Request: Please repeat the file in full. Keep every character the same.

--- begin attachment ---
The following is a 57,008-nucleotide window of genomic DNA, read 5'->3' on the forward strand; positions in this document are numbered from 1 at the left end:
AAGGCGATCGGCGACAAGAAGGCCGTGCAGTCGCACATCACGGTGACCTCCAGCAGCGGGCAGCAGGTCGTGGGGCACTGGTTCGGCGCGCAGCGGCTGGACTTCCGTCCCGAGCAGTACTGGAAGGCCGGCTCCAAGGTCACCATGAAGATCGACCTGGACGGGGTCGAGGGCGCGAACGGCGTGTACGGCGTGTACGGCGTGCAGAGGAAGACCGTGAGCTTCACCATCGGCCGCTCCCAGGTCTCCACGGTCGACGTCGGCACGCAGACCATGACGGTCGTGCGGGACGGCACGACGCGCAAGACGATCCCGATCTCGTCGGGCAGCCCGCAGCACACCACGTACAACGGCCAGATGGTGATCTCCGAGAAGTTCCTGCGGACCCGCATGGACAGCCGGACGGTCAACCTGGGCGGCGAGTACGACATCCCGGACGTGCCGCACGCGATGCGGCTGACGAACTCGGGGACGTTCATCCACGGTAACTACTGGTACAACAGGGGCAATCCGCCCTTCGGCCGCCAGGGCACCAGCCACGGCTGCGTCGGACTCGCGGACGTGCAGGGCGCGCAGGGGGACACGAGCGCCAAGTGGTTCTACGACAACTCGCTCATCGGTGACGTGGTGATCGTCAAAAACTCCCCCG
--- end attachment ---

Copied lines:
The following is a 57,008-nucleotide window of genomic DNA, read 5'->3' on the forward strand; positions in this document are numbered from 1 at the left end:
AAGGCGATCGGCGACAAGAAGGCCGTGCAGTCGCACATCACGGTGACCTCCAGCAGCGGGCAGCAGGTCGTGGGGCACTGGTTCGGCGCGCAGCGGCTGGACTTCCGTCCCGAGCAGTACTGGAAGGCCGGCTCCAAGGTCACCATGAAGATCGACCTGGACGGGGTCGAGGGCGCGAACGGCGTGTACGGCGTGTACGGCGTGCAGAGGAAGACCGTGAGCTTCACCATCGGCCGCTCCCAGGTCTCCACGGTCGACGTCGGCACGCAGACCATGACGGTCGTGCGGGACGGCACGACGCGCAAGACGATCCCGATCTCGTCGGGCAGCCCGCAGCACACCACGTACAACGGCCAGATGGTGATCTCCGAGAAGTTCCTGCGGACCCGCATGGACAGCCGGACGGTCAACCTGGGCGGCGAGTACGACATCCCGGACGTGCCGCACGCGATGCGGCTGACGAACTCGGGGACGTTCATCCACGGTAACTACTGGTACAACAGGGGCAATCCGCCCTTCGGCCGCCAGGGCACCAGCCACGGCTGCGTCGGACTCGCGGACGTGCAGGGCGCGCAGGGGGACACGAGCGCCAAGTGGTTCTACGACAACTCGCTCATCGGTGACGTGGTGATCGTCAAAAACTCCCCCG